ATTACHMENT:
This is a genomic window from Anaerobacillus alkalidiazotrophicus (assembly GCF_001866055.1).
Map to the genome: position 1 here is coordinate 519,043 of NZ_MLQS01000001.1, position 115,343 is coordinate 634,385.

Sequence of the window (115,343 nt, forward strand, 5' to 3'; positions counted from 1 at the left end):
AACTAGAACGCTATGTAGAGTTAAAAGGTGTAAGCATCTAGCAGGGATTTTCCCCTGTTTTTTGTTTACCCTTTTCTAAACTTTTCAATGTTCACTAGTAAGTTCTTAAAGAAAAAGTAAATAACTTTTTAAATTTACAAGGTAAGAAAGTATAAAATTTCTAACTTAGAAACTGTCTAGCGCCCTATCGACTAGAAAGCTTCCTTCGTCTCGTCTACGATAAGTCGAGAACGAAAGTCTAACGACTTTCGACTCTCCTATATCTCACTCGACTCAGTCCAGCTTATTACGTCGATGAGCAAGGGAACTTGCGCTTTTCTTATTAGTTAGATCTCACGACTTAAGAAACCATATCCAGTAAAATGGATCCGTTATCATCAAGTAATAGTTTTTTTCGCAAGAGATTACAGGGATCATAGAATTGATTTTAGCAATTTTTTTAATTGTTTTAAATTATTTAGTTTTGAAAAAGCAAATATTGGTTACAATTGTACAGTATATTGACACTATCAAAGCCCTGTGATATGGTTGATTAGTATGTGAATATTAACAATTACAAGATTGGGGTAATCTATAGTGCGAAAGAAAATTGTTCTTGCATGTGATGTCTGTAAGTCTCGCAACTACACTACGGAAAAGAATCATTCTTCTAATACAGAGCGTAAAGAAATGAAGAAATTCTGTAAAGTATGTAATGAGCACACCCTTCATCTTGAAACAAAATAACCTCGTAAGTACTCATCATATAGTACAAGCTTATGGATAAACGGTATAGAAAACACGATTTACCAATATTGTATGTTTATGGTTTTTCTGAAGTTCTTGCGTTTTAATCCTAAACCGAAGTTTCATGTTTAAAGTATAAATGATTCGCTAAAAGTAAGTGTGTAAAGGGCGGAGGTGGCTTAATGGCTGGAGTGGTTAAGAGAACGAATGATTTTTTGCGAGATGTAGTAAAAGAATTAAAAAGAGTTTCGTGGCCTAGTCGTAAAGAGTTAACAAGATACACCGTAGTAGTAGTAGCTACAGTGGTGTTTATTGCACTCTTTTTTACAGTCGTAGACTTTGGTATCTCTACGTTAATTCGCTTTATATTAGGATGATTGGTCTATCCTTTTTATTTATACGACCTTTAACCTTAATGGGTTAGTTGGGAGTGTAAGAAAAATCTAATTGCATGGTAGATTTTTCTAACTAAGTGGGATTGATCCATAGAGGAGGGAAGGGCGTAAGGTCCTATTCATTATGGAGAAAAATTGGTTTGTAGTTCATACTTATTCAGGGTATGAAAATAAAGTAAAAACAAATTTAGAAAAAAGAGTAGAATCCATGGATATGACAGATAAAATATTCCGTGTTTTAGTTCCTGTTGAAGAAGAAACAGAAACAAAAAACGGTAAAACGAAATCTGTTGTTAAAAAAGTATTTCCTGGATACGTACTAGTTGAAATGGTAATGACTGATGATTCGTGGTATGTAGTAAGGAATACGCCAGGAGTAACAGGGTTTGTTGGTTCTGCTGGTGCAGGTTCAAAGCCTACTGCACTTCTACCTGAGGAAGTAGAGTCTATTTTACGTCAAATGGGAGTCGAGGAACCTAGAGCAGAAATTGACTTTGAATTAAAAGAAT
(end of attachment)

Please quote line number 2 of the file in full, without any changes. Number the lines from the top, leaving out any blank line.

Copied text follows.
Map to the genome: position 1 here is coordinate 519,043 of NZ_MLQS01000001.1, position 115,343 is coordinate 634,385.